This will let you add more dog poop within the tunnel system and really disturb the ground mole.
Does Dawn dish soap get rid of moles?
Yes, you can use Dawn dish soap to help eliminate moles from your yard. The thing to note is that you can’t just use Dawn by itself. You’ll need some castor oil to help the dish soap work effectively.
Just like the castor oil method I wrote about above, this method uses the same thought process.
The dish soap and castor oil will upset the mole’s digestive system, which happens to make them relocate naturally. This will help get rid of moles from your yard without killing them.
Another note: You don’t need to Dawn dish soap. You can use any dish detergent. Dawn just happens to be a popular brand used in pest control for some reason.
How to make DIY dish soap ground mole repellent
Here’s how to make your mole repellent with dish soap.
What you’ll need:
- 2 ounces of dish soap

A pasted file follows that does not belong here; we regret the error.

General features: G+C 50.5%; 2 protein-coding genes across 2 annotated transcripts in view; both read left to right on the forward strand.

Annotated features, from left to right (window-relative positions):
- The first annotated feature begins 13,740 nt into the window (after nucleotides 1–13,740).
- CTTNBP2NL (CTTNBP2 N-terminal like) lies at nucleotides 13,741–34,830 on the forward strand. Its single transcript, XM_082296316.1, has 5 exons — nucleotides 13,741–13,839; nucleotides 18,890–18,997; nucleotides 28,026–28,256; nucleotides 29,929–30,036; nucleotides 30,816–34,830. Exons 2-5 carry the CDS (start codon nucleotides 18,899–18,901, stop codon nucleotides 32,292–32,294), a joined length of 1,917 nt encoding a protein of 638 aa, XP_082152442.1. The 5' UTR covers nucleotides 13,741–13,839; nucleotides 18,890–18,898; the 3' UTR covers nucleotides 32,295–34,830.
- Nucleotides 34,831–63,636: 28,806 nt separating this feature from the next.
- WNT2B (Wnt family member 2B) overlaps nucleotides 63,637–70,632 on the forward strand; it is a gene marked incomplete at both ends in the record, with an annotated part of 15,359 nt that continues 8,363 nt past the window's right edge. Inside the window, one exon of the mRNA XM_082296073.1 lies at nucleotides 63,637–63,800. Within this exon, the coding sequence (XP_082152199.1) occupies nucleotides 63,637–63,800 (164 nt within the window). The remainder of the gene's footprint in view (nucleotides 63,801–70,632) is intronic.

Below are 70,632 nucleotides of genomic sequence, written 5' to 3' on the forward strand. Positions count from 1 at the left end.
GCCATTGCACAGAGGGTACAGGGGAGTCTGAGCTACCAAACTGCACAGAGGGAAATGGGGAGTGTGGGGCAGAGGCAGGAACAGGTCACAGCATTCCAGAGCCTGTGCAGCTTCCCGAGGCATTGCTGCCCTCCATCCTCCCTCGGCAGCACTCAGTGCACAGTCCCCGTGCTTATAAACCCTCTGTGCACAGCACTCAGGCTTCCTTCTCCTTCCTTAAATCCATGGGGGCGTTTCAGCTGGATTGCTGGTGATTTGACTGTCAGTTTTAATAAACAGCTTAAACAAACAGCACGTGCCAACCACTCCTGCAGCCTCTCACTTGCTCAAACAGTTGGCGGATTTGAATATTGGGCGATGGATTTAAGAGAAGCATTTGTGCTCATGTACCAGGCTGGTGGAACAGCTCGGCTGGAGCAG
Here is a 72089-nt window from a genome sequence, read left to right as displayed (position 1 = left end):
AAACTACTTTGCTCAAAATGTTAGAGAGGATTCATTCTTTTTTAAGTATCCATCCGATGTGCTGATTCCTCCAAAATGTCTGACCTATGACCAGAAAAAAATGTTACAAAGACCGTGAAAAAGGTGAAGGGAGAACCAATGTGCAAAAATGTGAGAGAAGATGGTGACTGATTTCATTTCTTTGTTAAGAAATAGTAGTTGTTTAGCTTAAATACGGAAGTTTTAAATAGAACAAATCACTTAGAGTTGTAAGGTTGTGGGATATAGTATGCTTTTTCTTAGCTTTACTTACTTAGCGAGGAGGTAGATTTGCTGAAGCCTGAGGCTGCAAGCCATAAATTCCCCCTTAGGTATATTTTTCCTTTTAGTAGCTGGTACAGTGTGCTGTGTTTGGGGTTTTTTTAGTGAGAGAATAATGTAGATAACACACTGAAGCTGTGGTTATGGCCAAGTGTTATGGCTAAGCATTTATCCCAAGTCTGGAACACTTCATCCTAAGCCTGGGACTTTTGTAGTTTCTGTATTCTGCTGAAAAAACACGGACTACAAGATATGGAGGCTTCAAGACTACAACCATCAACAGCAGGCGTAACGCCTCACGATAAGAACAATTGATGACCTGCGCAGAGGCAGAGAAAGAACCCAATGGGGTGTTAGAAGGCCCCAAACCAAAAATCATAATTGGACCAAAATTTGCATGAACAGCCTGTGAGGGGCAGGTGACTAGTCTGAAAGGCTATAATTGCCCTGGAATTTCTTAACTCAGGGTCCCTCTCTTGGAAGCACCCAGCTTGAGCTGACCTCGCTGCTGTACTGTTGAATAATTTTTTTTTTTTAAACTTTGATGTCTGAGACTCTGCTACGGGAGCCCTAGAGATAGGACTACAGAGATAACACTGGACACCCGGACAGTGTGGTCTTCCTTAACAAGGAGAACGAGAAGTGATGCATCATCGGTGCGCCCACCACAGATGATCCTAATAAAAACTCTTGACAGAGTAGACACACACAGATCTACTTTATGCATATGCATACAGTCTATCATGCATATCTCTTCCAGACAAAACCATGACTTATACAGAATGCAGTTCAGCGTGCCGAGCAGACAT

- 1 cup of castor oil
- 10 cups of tap water
- Spray bottle
How to make it:
- Combine the dish soap, water, and castor oil into the spray bottle.
How to use it:
- Spray your soil where you suspect the moles to be. Typically, this is where the soft and loose soil is, as moles like to hang out there. Spray directly onto the soil.
- Also, spray plant roots and directly into the mole holes.
- Reapply as needed.
- You should probably test this in a small area of your yard first, as it can damage your lawn or plants. Start small then go big if you don’t notice any damage.
- You can reduce the soap and castor oil concentrations if you notice plant damage, or just add more water to dilute the DIY repellent.
Do mothballs get rid of moles in your yard?
Mothballs aren’t very effective in controlling moles in your yard. The whole reason why mothballs work is by releasing toxic fumes.
Two main chemical scents stem from them: naphthalene or paradichlorobenzene. Mothballs will eventually turn toxic, so it’s not recommended for usage.
However, for moles, this isn’t effective. If you’re outdoors, the chemicals will disperse into the air, so they’re not that effective at getting rid of moles.
Because mole tunnels are exposed to the environment, this often lets the fumes escape. Thus, they can’t build up to lethal levels to kill moles or at least drive them out of your yard.
Technically, you could toss in a dozen mothballs into a mole tunnel and seal it up.
Could be lethal to moles
This may eventually kill the mole, but it’ll probably escape and tunnel out before this happens. Moles can also remove the mothballs from their tunnels.